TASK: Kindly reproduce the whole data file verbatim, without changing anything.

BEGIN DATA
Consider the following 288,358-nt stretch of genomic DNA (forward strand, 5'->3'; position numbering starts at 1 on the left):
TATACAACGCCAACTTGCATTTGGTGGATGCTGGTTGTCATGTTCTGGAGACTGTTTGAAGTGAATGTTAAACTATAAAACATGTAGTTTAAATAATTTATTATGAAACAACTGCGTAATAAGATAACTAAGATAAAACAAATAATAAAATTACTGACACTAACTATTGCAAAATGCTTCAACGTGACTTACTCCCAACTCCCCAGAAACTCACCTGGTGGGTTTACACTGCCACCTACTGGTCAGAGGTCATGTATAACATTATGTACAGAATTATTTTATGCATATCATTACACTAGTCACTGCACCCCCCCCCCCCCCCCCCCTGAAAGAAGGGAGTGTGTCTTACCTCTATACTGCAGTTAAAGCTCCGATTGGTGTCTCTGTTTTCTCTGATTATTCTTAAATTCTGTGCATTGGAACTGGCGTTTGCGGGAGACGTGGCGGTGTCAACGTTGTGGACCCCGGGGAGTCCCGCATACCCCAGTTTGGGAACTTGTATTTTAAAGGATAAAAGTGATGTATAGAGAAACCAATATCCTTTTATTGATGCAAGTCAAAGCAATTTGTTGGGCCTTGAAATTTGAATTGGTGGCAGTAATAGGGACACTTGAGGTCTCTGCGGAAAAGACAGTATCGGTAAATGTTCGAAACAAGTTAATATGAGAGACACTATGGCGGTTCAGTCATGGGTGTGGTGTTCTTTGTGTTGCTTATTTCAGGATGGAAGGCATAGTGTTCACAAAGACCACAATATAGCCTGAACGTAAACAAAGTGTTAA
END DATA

Consider the following 288,358-nt stretch of genomic DNA (forward strand, 5'->3'; position numbering starts at 1 on the left):
TATACAACGCCAACTTGCATTTGGTGGATGCTGGTTGTCATGTTCTGGAGACTGTTTGAAGTGAATGTTAAACTATAAAACATGTAGTTTAAATAATTTATTATGAAACAACTGCGTAATAAGATAACTAAGATAAAACAAATAATAAAATTACTGACACTAACTATTGCAAAATGCTTCAACGTGACTTACTCCCAACTCCCCAGAAACTCACCTGGTGGGTTTACACTGCCACCTACTGGTCAGAGGTCATGTATAACATTATGTACAGAATTATTTTATGCATATCATTACACTAGTCACTGCACCCCCCCCCCCCCCCCCCCTGAAAGAAGGGAGTGTGTCTTACCTCTATACTGCAGTTAAAGCTCCGATTGGTGTCTCTGTTTTCTCTGATTATTCTTAAATTCTGTGCATTGGAACTGGCGTTTGCGGGAGACGTGGCGGTGTCAACGTTGTGGACCCCGGGGAGTCCCGCATACCCCAGTTTGGGAACTTGTATTTTAAAGGATAAAAGTGATGTATAGAGAAACCAATATCCTTTTATTGATGCAAGTCAAAGCAATTTGTTGGGCCTTGAAATTTGAATTGGTGGCAGTAATAGGGACACTTGAGGTCTCTGCGGAAAAGACAGTATCGGTAAATGTTCGAAACAAGTTAATATGAGAGACACTATGGCGGTTCAGTCATGGGTGTGGTGTTCTTTGTGTTGCTTATTTCAGGATGGAAGGCATAGTGTTCACAAAGACCACAATATAGCCTGAACGTAAACAAAGTGTTAA